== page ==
Stretching the nanotube-coated silicone a second time, in the direction perpendicular to the first direction, causes some of the other nanotube bundles to align in the second direction. That makes the sensor completely stretchable in all directions, with total rebounding afterward.

Additionally, after the initial stretching to produce the "nano-springs," repeated stretching below the length of the initial stretch does not change the electrical conductivity significantly, Bao said. Maintaining the same conductivity in both the stretched and unstretched forms is important because the sensors detect and measure the force being applied to them through these spring-like nanostructures, which serve as electrodes.

The sensors consist of two layers of the nanotube-coated silicone, oriented so that the coatings are face-to-face, with a layer of a more easily deformed type of silicone between them.

The middle layer of silicone stores electrical charge, much like a battery. When pressure is exerted on the sensor, the middle layer of silicone compresses, which alters the amount of electrical charge it can store. That change is detected by the two films of carbon nanotubes, which act like the positive and negative terminals on a typical automobile or flashlight battery.

The change sensed by the nanotube films is what enables the sensor to transmit what it is "feeling." Whether the sensor is being compressed or extended, the two nanofilms are brought closer together, which seems like it might make it difficult to detect which type of deformation is happening. But Lipomi said it should be possible to detect the difference by the pattern of pressure.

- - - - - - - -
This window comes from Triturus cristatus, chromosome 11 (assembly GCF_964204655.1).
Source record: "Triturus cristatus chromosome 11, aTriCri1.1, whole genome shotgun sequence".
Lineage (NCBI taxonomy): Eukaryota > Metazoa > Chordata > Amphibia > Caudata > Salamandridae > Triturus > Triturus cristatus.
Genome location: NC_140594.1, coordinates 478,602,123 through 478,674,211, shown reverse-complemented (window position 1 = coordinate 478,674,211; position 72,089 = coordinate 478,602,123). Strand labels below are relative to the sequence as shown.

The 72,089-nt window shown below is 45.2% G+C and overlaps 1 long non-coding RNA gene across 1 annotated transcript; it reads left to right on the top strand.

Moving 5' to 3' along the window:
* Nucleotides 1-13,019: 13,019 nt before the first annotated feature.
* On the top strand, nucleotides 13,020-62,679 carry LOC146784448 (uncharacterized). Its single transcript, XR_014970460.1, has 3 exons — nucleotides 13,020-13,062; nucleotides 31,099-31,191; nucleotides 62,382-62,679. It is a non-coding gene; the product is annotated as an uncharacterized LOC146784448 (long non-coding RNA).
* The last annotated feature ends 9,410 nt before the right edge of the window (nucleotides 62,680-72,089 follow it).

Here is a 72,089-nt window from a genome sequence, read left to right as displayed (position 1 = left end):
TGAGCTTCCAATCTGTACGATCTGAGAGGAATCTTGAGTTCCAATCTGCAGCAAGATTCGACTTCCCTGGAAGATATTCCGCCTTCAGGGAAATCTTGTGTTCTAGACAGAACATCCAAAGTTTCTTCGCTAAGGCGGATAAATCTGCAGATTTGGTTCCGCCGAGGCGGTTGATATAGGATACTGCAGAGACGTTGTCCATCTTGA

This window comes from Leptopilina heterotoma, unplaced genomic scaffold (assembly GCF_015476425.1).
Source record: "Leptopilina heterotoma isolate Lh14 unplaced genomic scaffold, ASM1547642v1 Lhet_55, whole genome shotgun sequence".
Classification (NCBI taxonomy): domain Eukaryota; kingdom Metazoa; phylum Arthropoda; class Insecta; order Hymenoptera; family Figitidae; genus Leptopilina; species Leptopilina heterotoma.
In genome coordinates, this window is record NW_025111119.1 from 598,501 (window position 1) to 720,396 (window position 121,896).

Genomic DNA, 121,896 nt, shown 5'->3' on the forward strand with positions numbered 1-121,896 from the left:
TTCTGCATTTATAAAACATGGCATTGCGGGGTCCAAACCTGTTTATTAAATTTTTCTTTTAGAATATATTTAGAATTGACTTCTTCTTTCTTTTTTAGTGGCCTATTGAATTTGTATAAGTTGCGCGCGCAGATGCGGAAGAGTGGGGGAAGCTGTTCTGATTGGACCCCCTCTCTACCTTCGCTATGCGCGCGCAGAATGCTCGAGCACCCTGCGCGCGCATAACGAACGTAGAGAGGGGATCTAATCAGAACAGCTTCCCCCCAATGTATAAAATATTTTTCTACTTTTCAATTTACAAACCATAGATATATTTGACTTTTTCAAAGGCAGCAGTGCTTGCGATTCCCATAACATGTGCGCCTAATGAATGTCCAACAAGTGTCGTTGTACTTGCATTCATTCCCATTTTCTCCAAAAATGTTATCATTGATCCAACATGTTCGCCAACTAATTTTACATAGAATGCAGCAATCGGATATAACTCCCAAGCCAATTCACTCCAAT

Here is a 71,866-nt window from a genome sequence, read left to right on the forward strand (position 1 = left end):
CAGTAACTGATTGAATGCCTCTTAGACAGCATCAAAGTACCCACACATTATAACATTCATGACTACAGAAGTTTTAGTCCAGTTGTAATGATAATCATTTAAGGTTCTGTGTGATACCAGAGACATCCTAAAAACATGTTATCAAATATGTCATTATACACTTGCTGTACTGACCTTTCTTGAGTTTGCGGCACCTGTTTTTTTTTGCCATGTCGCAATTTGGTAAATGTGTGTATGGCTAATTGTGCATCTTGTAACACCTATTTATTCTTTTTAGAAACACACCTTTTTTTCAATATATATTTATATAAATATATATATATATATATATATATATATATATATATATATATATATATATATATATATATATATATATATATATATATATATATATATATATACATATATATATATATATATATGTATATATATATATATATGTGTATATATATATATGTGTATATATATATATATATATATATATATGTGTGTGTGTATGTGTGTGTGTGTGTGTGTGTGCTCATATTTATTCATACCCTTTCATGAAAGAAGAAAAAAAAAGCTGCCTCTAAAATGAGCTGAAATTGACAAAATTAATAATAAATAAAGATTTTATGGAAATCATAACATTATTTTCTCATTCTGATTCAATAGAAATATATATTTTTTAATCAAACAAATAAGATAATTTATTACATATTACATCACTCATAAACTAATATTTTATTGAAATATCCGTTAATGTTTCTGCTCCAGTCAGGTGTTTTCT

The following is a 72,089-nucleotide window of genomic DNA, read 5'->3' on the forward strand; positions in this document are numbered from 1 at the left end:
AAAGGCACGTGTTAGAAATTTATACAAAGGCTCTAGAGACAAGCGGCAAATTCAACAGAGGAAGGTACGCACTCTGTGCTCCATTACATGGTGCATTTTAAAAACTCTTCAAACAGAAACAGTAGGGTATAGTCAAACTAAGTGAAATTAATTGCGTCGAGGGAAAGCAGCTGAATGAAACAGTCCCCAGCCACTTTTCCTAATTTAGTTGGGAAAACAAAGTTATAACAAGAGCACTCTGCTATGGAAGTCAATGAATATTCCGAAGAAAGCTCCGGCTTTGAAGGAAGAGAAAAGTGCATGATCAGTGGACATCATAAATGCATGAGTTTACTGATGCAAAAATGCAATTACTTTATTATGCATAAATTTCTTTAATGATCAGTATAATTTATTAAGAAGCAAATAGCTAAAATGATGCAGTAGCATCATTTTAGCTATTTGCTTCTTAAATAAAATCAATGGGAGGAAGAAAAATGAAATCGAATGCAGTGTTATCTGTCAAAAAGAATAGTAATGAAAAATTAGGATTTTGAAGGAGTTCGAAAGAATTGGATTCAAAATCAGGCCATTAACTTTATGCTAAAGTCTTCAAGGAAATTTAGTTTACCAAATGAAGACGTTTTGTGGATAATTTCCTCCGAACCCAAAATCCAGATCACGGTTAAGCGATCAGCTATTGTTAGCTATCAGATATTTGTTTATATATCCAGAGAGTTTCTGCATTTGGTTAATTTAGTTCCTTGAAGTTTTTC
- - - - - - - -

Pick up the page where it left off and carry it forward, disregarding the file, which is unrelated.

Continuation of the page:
Using carbon nanotubes bent to act as springs, Stanford researchers have developed a stretchable, transparent skin-like sensor. The sensor can be stretched to more than twice its original length and bounce back perfectly to its original shape. It can sense pressure from a firm pinch to thousands of pounds. The sensor could have applications in prosthetic limbs, robotics and touch-sensitive computer displays. Darren Lipomi, a postdoctoral researcher in Chemical Engineering and Zhenan Bao, associate professor in Chemical Engineering, explain their work.

(Photo Credit: Steve Fyffe, Stanford News Service)

With compression, you would expect to see sort of a bull's-eye pattern, with the greatest deformation at the center and decreasing deformation as you go farther from the center.

"If the device was gripped by two opposing pincers and stretched, the greatest deformation would be along the straight line between the two pincers," Lipomi said. Deformation would decrease as you moved farther away from the line.

Bao's research group previously created a sensor so sensitive to pressure that it could detect pressures "well below the pressure exerted by a 20 milligram bluebottle fly carcass" that the researchers tested it with. This latest sensor is not quite that sensitive, she said, but that is because the researchers were focused on making it stretchable and transparent.

"We did not spend very much time trying to optimize the sensitivity aspect on this sensor," Bao said.

"But the previous concept can be applied here. We just need to make some modifications to the surface of the electrode so that we can have that same sensitivity."

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Artificial intelligence community mourns John McCarthy

Article from

John McCarthyArtificial intelligence researcher, John McCarthy, has died. He was 84.

The American scientist invented the computer language LISP.

It went on to become the programming language of choice for the AI community, and is still used today.

Professor McCarthy is also credited with coining the term "Artificial Intelligence" in 1955 when he detailed plans for the first Dartmouth conference. The brainstorming sessions helped focus early AI research.